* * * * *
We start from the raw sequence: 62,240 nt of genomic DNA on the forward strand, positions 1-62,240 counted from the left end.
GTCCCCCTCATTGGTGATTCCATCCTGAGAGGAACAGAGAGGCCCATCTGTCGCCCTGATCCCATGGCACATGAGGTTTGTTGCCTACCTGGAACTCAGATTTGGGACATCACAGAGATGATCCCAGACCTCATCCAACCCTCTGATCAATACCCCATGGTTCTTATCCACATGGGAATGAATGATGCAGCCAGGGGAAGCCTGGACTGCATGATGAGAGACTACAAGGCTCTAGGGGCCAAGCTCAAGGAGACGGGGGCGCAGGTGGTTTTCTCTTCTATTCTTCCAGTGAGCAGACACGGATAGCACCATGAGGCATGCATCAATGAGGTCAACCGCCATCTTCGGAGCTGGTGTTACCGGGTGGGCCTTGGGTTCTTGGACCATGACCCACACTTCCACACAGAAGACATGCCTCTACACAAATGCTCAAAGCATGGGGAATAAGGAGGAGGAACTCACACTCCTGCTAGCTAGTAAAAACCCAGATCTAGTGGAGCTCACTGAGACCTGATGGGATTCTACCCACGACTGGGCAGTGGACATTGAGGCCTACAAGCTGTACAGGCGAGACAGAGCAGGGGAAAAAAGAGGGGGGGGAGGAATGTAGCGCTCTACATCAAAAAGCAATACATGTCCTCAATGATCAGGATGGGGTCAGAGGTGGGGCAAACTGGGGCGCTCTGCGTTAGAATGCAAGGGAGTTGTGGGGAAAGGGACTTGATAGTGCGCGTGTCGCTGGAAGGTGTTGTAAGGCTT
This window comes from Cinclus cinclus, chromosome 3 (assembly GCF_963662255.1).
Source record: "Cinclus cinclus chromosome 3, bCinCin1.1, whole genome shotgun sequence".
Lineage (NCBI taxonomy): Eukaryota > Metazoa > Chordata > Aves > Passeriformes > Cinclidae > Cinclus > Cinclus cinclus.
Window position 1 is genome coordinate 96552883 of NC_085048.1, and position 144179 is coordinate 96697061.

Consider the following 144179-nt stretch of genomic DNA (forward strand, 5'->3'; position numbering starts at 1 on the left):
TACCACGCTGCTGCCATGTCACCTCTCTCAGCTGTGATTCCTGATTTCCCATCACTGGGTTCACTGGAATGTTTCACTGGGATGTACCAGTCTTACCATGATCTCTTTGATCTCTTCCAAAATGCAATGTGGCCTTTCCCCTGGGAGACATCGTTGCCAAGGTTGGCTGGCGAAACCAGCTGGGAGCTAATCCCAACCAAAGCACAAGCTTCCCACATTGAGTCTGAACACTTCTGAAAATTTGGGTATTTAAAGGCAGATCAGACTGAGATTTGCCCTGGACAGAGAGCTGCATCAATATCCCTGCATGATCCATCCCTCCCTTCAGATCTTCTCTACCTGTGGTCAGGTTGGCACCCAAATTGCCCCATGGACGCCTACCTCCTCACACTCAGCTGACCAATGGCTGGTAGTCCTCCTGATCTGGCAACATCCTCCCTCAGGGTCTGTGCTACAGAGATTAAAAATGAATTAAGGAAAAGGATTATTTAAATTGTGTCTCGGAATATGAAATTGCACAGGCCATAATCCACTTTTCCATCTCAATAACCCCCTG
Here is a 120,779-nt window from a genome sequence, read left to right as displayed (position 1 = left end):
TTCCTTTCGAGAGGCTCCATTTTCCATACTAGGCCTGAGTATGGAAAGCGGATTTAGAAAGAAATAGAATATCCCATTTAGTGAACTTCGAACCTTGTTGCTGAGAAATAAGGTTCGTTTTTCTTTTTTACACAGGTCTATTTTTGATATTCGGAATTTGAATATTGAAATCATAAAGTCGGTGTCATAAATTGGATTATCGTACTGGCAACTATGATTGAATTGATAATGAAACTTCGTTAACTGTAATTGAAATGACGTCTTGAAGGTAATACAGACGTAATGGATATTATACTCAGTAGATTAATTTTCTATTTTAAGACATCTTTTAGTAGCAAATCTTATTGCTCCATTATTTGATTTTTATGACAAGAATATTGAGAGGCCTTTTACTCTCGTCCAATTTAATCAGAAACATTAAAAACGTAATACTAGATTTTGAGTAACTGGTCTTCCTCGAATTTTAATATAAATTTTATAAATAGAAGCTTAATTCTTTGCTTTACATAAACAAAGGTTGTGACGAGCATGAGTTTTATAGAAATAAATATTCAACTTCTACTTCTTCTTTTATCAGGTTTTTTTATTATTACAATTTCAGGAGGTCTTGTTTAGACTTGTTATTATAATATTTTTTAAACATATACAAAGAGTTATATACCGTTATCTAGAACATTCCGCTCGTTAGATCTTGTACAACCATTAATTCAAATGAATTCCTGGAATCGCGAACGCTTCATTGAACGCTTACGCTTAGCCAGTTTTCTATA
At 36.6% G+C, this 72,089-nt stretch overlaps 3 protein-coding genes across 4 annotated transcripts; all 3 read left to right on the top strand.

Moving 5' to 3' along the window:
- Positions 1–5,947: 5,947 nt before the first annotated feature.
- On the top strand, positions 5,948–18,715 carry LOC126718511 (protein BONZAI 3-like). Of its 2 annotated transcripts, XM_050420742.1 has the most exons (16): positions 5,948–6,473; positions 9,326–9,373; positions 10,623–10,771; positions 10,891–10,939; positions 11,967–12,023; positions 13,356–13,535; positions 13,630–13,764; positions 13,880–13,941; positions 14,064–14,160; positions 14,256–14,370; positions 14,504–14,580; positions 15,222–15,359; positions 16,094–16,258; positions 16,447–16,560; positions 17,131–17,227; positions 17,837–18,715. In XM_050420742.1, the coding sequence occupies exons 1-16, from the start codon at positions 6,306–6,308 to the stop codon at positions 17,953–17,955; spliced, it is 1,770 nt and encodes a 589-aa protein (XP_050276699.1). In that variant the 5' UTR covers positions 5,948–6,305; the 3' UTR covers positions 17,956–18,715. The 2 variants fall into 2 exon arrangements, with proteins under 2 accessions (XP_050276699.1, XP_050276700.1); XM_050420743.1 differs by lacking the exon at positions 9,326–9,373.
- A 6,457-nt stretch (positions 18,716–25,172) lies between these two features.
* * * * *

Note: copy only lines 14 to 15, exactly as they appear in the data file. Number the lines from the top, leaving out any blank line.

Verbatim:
- On the top strand, positions 5,948–18,715 carry LOC126718511 (protein BONZAI 3-like). Of its 2 annotated transcripts, XM_050420742.1 has the most exons (16): positions 5,948–6,473; positions 9,326–9,373; positions 10,623–10,771; positions 10,891–10,939; positions 11,967–12,023; positions 13,356–13,535; positions 13,630–13,764; positions 13,880–13,941; positions 14,064–14,160; positions 14,256–14,370; positions 14,504–14,580; positions 15,222–15,359; positions 16,094–16,258; positions 16,447–16,560; positions 17,131–17,227; positions 17,837–18,715. In XM_050420742.1, the coding sequence occupies exons 1-16, from the start codon at positions 6,306–6,308 to the stop codon at positions 17,953–17,955; spliced, it is 1,770 nt and encodes a 589-aa protein (XP_050276699.1). In that variant the 5' UTR covers positions 5,948–6,305; the 3' UTR covers positions 17,956–18,715. The 2 variants fall into 2 exon arrangements, with proteins under 2 accessions (XP_050276699.1, XP_050276700.1); XM_050420743.1 differs by lacking the exon at positions 9,326–9,373.
- A 6,457-nt stretch (positions 18,716–25,172) lies between these two features.